What to do about gout in the hands?
Gout attacks are treated with specific drugs: colchicine, anti-inflammatory drugs or cortisone (infiltrations or tablets) are some examples.
You may also take other medications such as low-dose aspirin, diuretics (water pills) or immunosuppressants. Your doctor may also recommend that you add low-fat dairy products to your diet and drink plenty of fluids, especially water, to help flush uric acid from your body. These medicines can be taken at the first signs of a gout attack.
In addition to medication, a gout attack is countered by :
- Resting the affected joint.
- Local application of ice pack or cold compress directly on the joint for about 15 minutes (Applying cold directly to the affected part is a good home remedy to relieve gout pain but, above all, to reduce inflammation and swelling).
- Taking an anti-inflammatory drug or colchicine to relieve the pain
- An acute attack can be treated with a joint puncture or corticosteroid injection.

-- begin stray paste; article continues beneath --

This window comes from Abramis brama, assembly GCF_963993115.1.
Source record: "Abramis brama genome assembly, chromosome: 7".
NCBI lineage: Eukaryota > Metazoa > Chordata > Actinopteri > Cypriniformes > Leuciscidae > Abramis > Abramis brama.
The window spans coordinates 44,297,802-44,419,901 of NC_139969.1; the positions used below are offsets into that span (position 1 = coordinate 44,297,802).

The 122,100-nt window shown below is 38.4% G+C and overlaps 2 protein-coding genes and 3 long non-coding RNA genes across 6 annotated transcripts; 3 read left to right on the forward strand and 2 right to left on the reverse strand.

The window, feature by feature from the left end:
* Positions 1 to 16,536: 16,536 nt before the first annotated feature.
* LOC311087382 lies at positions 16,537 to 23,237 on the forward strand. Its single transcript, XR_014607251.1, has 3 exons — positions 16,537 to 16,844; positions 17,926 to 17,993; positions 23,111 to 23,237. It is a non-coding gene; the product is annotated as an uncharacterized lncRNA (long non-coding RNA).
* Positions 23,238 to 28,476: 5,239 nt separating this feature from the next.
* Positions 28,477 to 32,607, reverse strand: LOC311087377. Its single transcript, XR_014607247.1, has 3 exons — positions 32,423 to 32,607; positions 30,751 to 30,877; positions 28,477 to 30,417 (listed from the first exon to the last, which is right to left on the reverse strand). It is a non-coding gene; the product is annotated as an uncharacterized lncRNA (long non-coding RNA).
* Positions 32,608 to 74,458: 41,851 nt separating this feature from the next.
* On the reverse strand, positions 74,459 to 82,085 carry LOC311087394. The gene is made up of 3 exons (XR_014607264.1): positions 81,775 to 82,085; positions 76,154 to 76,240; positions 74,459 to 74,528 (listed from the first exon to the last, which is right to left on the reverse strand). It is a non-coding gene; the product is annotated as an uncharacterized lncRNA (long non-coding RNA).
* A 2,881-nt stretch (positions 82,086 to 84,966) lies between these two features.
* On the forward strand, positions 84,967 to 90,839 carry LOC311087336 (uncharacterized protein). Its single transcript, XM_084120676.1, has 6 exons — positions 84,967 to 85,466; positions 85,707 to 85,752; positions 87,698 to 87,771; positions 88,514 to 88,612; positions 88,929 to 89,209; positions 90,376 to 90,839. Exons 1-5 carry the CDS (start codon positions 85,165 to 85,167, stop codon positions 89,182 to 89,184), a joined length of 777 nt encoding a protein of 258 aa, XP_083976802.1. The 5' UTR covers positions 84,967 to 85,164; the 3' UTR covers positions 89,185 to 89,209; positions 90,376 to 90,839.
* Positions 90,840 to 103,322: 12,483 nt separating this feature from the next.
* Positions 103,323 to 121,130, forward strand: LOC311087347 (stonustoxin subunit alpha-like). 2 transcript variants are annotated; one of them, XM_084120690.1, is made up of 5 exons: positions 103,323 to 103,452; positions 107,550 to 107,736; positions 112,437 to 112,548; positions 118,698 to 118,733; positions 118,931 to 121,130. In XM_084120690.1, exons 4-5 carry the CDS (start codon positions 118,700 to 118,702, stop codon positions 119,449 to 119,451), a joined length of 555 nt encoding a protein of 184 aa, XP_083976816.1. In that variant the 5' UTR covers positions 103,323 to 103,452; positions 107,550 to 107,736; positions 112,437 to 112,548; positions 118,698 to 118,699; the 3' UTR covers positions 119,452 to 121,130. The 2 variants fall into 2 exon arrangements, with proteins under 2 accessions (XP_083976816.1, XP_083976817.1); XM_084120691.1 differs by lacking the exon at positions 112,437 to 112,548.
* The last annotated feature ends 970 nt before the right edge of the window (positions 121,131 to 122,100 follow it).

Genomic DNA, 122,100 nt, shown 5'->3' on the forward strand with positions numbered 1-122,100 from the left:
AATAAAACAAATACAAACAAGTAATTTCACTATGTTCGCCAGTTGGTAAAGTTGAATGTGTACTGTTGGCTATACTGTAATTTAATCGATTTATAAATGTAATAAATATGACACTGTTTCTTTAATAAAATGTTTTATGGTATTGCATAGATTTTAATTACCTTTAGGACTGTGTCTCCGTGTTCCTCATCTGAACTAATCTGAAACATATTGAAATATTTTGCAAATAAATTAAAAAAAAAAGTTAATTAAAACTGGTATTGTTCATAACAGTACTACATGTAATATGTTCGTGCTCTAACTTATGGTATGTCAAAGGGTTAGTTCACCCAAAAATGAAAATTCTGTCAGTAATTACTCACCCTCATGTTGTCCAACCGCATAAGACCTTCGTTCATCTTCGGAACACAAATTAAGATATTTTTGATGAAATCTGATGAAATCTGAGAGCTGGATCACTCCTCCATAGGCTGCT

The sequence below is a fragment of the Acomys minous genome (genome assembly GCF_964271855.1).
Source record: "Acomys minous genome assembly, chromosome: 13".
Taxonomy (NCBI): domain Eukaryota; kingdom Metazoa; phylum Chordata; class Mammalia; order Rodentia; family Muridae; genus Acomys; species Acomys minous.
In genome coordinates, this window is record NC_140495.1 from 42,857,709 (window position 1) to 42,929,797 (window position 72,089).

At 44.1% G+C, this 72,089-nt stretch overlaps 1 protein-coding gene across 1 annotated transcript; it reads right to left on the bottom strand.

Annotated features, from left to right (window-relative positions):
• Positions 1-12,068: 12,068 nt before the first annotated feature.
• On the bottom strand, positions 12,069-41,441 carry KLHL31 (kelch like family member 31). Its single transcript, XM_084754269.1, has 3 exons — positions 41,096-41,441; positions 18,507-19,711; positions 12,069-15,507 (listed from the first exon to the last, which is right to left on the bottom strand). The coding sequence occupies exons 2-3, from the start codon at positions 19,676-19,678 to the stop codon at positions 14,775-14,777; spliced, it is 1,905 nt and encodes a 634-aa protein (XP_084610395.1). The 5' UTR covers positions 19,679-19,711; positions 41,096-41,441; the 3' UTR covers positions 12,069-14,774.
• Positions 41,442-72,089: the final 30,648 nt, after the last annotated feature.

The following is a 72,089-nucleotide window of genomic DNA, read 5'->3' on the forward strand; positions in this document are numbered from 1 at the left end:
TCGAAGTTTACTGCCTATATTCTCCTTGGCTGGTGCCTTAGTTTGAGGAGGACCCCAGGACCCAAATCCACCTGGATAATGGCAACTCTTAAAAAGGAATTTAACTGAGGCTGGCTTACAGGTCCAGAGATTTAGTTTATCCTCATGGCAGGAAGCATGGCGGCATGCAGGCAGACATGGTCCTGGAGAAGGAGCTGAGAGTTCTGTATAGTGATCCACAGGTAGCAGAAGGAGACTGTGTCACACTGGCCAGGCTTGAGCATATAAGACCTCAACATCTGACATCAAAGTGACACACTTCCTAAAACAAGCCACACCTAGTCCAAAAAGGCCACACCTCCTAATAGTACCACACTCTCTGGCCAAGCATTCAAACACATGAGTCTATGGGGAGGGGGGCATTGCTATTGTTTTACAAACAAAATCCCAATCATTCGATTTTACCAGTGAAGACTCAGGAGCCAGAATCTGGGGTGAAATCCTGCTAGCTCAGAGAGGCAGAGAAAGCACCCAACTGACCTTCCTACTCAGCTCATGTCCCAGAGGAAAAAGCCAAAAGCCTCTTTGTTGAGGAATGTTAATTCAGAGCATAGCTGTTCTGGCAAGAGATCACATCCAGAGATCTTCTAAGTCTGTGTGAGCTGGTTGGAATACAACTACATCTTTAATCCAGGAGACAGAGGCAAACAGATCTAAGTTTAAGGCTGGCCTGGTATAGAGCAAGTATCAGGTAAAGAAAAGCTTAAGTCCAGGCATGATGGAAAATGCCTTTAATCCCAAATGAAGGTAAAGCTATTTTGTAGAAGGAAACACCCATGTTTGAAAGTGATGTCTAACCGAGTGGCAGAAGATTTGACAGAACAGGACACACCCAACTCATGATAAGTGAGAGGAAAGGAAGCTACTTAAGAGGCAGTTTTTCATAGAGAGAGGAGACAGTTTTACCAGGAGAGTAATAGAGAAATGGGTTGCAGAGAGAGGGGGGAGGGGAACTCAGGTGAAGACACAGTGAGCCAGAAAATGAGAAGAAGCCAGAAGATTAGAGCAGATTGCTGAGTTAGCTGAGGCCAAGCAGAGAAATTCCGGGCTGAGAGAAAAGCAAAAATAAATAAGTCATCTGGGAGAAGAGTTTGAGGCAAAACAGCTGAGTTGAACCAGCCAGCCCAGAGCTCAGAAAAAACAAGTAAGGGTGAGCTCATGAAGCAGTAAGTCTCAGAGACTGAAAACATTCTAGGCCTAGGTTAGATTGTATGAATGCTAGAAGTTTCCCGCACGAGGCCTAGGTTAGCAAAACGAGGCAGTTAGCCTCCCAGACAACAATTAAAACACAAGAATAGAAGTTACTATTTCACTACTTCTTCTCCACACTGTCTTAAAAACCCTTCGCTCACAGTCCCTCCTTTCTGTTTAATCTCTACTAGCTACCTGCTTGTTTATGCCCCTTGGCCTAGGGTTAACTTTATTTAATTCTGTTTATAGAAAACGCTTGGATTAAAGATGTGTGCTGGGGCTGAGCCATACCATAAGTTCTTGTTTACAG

- A diet containing less animal protein (especially red meat and offal), more dairy products and vegetables.
- Drink water to stay hydrated (2 to 3 litres of water per day); if you are fluid restricted due to kidney failure, talk to your doctor or dietitian about gout and fluid management.
- Gradual and balanced weight loss reduces gout attacks in an overweight person.
- Look for ways to relieve tension caused by pain, such as deep breathing and meditation.
- Do not drink alcohol or eat foods rich in purines.
As well, an excellent home remedy to lower high uric acid levels is to prepare a mixture of baking soda and water. Just add a small spoonful of baking soda in half a glass of water and that’s it. The ideal is to drink eight glasses a day with this preparation.03.10.2019